For example, AI can help you segment customers and send them push notifications at the right times. Doing that could keep customers informed without making them feel bombarded with unwanted or irrelevant information.

Artificial intelligence can also increase customers’ spending, such as when they shop on e-commerce websites. Many companies have algorithms that work in the background and provide suggested products based on what customers have bought before or what people with similar interests and characteristics have purchased.

Such product-based tips can reinforce a site user’s perception that a particular company understands their needs and offers appropriate products.

Supporting Innovation With AI

A substantial part of successful marketing involves company professionals knowing what customers will want at the right times. That’s challenging at the best of times, but artificial intelligence can make it easier.

Most advanced algorithms analyze data much faster than humans can. They can find patterns and trends in minutes or hours that would take people days or weeks to pinpoint without technological help. Such advanced data-mining practices are fantastic for highlighting the most buzzworthy topics or interests.

Then, marketers can get the early word on which products, colors, flavors and priorities customers are most likely to have in the coming months and years. Using that information is an excellent way for marketers to become more proactive rather than reactive.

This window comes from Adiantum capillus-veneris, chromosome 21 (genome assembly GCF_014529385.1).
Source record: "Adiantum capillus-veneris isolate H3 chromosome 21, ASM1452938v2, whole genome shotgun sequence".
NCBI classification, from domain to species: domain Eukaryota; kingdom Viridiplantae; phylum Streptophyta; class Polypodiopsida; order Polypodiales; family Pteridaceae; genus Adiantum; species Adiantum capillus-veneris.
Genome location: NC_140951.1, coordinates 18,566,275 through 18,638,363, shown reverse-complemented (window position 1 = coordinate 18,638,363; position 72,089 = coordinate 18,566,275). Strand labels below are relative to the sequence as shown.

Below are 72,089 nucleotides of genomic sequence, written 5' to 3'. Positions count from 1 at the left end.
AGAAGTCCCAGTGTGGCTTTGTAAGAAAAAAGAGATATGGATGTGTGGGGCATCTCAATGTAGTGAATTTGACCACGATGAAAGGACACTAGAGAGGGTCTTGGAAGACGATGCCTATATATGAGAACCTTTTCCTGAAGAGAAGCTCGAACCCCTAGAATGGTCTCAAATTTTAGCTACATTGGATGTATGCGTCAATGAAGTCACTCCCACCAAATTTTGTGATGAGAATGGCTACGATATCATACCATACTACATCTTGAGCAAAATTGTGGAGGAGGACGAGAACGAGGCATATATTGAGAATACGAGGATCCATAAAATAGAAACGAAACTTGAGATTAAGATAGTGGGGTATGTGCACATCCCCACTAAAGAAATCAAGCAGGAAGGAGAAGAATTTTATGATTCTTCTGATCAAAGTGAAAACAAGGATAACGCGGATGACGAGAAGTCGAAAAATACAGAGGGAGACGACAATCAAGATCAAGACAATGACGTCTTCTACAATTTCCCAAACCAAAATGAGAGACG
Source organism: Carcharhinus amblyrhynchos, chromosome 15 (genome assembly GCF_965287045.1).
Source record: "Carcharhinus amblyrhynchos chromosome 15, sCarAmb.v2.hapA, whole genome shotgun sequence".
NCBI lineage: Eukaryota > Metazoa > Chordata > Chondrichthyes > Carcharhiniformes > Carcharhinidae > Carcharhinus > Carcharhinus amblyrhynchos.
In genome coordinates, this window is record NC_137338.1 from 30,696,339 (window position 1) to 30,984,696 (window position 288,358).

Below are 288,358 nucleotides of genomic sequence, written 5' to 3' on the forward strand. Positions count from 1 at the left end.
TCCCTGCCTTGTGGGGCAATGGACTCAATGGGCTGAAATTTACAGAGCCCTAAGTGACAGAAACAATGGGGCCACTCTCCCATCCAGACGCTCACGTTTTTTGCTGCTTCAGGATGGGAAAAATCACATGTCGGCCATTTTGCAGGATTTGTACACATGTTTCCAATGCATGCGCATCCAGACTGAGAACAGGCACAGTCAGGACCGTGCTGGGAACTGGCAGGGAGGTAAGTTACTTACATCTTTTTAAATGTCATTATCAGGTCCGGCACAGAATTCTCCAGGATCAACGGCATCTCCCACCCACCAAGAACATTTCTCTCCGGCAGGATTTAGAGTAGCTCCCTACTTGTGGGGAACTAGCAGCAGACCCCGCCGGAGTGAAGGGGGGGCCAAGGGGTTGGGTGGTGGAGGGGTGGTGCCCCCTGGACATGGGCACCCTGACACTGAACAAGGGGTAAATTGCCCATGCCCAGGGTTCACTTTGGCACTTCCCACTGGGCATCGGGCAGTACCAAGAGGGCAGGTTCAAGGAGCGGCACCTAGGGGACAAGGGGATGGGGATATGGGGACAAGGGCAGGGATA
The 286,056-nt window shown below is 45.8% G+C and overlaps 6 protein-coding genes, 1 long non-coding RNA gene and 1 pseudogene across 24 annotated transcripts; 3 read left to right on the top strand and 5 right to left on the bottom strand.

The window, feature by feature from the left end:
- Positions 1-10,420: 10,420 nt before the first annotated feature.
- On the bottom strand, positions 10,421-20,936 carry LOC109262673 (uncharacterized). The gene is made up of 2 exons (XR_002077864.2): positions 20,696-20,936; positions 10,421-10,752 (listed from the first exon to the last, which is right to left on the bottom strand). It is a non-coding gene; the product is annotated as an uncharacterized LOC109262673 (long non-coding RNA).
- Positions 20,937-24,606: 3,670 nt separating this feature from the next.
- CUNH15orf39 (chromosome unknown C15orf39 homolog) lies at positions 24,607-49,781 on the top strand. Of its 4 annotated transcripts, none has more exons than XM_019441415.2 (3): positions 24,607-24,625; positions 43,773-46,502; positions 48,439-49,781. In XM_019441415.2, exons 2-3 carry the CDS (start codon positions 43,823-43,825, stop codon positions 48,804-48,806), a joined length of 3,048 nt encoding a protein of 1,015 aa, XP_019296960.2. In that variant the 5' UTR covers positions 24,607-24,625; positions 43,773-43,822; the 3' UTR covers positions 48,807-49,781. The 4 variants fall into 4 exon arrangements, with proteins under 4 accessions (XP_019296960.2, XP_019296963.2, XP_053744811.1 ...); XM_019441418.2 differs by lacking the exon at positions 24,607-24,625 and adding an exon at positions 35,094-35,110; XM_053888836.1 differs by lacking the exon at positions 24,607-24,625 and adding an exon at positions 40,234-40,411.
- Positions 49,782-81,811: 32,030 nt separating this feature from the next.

For example, the global research and development arm at Nestlé uses AI to highlight and capitalize on trends, accelerating the launches of products ranging from coffee mixes to probiotic supplements. People at the company have even developed an electronic tongue-like product that relies on artificial intelligence to predict the sensory characteristics of new coffee blends. Innovation is critical for global brands like Nestlé, but it also matters for smaller companies that need to carve out niches.

How Will AI Change Your Marketing Methods?

One of the tricky things about many artificial intelligence tools for marketers is it’s not always easy to separate hype from genuine usability and feasibility for your organization.

If you’re considering using AI for the first time or ramping up your initial investment, start by determining what challenges the technology could help you overcome. How could it streamline workloads and give marketing professionals more time to focus on their core capabilities?

Finally, getting feedback from the people who will use the technology most often is also important.  Ask for specifics about which parts of their work are most burdensome and may be easiest to automate. Receiving requests for input will help people feel more comfortable and excited about using the technology rather than worrying it will take their jobs or make their tasks more complicated.

Eleanor Hecks

Eleanor Hecks is editor-in-chief at Designerly Magazine. She was the creative director at a digital marketing agency before becoming a full-time freelance designer. Eleanor lives in Philly with her husband and pup, Bear.

By Walter
Founder of Cooler Insights, I am a geek marketer with almost 24 years of senior management experience in marketing, public relations and strategic planning. Since becoming an entrepreneur 5 years ago, my team and I have helped 58 companies and over 2,200 trainees in digital marketing, focusing on content, social media and brand storytelling.